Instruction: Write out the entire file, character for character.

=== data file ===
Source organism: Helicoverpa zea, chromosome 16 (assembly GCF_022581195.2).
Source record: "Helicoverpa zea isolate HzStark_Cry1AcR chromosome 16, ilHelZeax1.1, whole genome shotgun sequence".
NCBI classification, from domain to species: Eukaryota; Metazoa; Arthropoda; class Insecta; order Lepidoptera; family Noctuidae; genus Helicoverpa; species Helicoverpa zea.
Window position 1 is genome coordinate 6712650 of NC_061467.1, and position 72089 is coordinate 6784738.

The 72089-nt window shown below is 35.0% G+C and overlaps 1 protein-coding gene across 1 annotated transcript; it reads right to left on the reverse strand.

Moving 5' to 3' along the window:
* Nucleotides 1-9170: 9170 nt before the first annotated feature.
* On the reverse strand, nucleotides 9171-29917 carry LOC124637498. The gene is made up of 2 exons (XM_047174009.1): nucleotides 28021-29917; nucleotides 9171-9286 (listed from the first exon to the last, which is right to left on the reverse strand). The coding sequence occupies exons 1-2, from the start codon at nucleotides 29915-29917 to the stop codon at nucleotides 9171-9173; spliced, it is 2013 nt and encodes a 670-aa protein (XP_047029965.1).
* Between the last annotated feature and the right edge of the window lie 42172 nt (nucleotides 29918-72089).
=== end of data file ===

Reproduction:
Source organism: Helicoverpa zea, chromosome 16 (assembly GCF_022581195.2).
Source record: "Helicoverpa zea isolate HzStark_Cry1AcR chromosome 16, ilHelZeax1.1, whole genome shotgun sequence".
NCBI classification, from domain to species: Eukaryota; Metazoa; Arthropoda; class Insecta; order Lepidoptera; family Noctuidae; genus Helicoverpa; species Helicoverpa zea.
Window position 1 is genome coordinate 6712650 of NC_061467.1, and position 72089 is coordinate 6784738.

The 72089-nt window shown below is 35.0% G+C and overlaps 1 protein-coding gene across 1 annotated transcript; it reads right to left on the reverse strand.

Moving 5' to 3' along the window:
* Nucleotides 1-9170: 9170 nt before the first annotated feature.
* On the reverse strand, nucleotides 9171-29917 carry LOC124637498. The gene is made up of 2 exons (XM_047174009.1): nucleotides 28021-29917; nucleotides 9171-9286 (listed from the first exon to the last, which is right to left on the reverse strand). The coding sequence occupies exons 1-2, from the start codon at nucleotides 29915-29917 to the stop codon at nucleotides 9171-9173; spliced, it is 2013 nt and encodes a 670-aa protein (XP_047029965.1).
* Between the last annotated feature and the right edge of the window lie 42172 nt (nucleotides 29918-72089).